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Title: Radiation-induced Swelling and Microcracking in SiC Cladding for LWRs

Abstract

After the Fukushima accident in 2011, SiC has attracted considerable attention as a potential material for fuel cladding that can offer increased accident tolerance in light water reactors (LWRs) compared to zircaloy cladding. Existing measurements on nuclear grade SiC/SiC composites made of high-purity, stoichiometric SiC have already shown very good radiation tolerance in various harsh environments. However, there are a number of challenges that need to be addressed before SiC composites can be successfully used in LWR technologies. One of them is irradiation-induced swelling, which can lead to development of significant stresses in the matrix, followed by microcracking and subsequent release of fission products. Models of irradiation-induced swelling had been largely empirical and therefore they cannot be used to predict the microstructural dependence of microcracking. Existing models are also limited by the lack of understanding of defects that form due to irradiation in the range of temperatures relevant to fuel cladding in LWRs (<1000°C). Many of the defects in this regime of temperature are too small to be detected with traditional transmission electron microscopy (TEM) techniques. In fact the defects observed in traditional TEM account only for 10-45% of the swelling measured in irradiated SiC. Here, we developed a multi-scalemore » simulation methodology combined with state of the art experimental imaging techniques based on aberration corrected scanning transmission electron microscopy (STEM) to provide a scientific basis for predictive models of radiation swelling and microcracking in SiC. Specifically, we have developed a phase field fracture model that predicts microcrack initiation and growth in polycrystalline SiC. The model accounts for single crystal anisotropy, including anisotropy in the elastic constants and anisotropic surface energy. It also considers the reduced fracture strength of grain boundaries. The model was implemented using the MARMOT mesoscale nuclear materials tool. We have parameterized the model for SiC using molecular dynamics simulation results. The model has been verified using single crystal, bicrystal, and polycrystal examples. Swelling model has also been developed based on cluster dynamics simulations of defect evolution in SiC. We found that point defects and small defect clusters have a significant contribution to swelling. This finding is important because point defects and very small defect clusters are not visible in experiments (e.g., in TEM). Combined modeling and experiments can bring critical insights into how swelling depends on irradiation conditions and the microstructure. In situ nanoindentation tests and ex situ nanoindentation tests were performed on assynthesized 3C-SiC and 3C-SiC irradiated under different radiation conditions. Without radiation, bend contour movement and residual bend contours after indentation demonstrate some room temperature plastic flow and residual plastic deformation. Plastic deformation recovery is also observed on unirradiated samples during unloading. Radiation-induced embrittlement is demonstrated by differences in crack geometry in in situ tests, and is consistent with ex situ test results. Failure by single, straight, cracks indicates decreased fracture toughness due to irradiation in 3C-SiC. Future work includes coupling of the swelling and fracture models and development of a master equation that can be used in the BISON code.« less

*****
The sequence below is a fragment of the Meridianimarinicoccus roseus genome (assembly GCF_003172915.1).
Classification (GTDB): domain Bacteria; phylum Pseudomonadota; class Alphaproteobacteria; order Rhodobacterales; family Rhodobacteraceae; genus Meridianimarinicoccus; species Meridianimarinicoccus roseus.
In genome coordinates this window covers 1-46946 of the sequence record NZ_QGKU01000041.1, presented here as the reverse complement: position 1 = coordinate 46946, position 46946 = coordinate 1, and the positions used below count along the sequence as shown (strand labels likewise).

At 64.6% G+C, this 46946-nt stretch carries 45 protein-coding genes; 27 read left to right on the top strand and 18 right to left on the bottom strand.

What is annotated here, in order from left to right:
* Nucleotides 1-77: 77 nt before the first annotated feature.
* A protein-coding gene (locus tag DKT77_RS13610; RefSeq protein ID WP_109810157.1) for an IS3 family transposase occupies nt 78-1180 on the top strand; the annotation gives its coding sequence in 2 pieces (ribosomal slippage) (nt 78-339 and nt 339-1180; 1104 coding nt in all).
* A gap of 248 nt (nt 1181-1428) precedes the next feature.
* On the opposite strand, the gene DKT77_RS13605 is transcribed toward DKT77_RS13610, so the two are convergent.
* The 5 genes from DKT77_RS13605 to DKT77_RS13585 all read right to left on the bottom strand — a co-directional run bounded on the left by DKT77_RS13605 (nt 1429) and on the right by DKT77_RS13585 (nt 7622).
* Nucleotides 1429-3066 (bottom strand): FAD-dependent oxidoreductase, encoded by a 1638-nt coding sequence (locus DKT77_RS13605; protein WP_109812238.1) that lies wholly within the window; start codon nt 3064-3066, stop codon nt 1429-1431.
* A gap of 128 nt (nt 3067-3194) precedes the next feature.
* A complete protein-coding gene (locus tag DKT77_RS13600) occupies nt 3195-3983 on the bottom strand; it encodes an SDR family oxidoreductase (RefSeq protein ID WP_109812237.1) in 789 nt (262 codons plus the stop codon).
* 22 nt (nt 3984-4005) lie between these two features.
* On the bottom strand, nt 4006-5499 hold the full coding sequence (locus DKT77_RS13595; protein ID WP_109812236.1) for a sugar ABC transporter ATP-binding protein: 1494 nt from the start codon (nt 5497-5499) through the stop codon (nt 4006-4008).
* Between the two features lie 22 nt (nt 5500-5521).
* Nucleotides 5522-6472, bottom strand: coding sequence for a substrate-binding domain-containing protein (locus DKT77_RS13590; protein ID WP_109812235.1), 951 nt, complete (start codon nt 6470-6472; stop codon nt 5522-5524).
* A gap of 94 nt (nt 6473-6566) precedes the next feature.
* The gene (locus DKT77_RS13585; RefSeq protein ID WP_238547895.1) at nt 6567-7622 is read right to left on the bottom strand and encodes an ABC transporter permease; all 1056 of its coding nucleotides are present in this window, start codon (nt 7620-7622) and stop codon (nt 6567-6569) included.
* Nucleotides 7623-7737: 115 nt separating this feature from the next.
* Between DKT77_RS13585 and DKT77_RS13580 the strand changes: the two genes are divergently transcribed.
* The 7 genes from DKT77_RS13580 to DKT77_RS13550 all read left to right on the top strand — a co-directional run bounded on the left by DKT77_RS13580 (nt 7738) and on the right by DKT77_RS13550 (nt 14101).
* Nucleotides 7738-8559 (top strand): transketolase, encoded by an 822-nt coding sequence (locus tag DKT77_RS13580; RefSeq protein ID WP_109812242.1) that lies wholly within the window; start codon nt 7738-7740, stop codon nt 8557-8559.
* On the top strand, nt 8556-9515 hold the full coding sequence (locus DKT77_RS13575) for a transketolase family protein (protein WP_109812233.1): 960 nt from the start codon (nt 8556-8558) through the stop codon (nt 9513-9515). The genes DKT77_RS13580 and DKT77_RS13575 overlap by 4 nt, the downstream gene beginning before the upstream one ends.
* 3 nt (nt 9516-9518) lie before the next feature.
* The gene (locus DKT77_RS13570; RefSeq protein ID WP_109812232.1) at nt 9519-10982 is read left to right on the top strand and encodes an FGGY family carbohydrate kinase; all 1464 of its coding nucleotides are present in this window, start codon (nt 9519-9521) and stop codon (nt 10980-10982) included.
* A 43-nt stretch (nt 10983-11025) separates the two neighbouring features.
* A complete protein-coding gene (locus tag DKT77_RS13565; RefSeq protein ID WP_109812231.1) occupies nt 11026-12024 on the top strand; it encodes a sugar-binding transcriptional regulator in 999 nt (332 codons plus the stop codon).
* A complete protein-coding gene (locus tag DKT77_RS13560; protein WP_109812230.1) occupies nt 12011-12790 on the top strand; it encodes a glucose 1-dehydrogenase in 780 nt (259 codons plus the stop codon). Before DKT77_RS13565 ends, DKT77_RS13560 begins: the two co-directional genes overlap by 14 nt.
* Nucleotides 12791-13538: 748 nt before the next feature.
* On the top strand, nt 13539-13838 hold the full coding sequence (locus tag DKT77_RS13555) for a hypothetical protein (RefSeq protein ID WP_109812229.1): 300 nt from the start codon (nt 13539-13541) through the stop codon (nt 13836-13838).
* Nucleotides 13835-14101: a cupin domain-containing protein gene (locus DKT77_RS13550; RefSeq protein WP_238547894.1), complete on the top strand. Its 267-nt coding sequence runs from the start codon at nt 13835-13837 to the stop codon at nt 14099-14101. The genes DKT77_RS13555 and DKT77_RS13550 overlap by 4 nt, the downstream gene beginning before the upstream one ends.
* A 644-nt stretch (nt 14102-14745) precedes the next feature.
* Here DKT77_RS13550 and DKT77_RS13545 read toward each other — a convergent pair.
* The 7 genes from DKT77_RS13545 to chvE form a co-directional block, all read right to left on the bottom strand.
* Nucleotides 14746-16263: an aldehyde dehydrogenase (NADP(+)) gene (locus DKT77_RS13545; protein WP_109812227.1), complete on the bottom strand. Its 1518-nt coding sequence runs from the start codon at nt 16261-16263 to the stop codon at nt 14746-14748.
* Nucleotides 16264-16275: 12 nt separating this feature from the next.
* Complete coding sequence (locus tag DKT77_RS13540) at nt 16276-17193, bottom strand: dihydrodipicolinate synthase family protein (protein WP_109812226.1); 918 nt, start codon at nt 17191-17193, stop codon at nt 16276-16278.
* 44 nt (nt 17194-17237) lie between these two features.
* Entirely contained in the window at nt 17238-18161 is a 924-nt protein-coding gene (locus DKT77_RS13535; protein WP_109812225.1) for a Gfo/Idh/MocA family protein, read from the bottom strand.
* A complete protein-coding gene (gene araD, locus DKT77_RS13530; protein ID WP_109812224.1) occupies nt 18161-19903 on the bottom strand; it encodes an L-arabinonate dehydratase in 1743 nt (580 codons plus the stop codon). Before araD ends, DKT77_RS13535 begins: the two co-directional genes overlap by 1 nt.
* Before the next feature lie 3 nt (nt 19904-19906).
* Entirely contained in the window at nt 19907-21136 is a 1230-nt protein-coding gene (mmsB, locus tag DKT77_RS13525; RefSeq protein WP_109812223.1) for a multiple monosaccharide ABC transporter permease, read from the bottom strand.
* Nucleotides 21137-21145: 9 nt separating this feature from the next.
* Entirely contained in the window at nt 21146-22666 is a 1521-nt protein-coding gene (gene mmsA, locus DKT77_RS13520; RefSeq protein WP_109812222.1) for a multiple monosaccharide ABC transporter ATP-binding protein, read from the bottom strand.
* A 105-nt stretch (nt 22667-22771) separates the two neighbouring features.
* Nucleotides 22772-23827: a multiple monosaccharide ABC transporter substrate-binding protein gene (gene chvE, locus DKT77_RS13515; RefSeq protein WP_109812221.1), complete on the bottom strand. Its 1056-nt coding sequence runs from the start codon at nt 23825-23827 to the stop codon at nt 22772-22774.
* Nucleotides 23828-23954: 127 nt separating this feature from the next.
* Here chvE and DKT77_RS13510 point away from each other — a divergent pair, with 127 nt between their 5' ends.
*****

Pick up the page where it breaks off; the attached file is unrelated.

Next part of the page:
Authors:
; ;
Publication Date:
Research Org.:
University of Wisconsin, Madison
Sponsoring Org.:
USDOE Office of Nuclear Energy (NE)
OSTI Identifier:
1573893
Report Number(s):
15-8243
15-8243
DOE Contract Number:  
NE0008418
Resource Type:
Technical Report
Country of Publication:
United States
Language:
English

Citation Formats

Szlufarska, Izabela, Voyles, Paul, and Tonks, Michael. Radiation-induced Swelling and Microcracking in SiC Cladding for LWRs. United States: N. p., 2019. Web. doi:10.2172/1573893.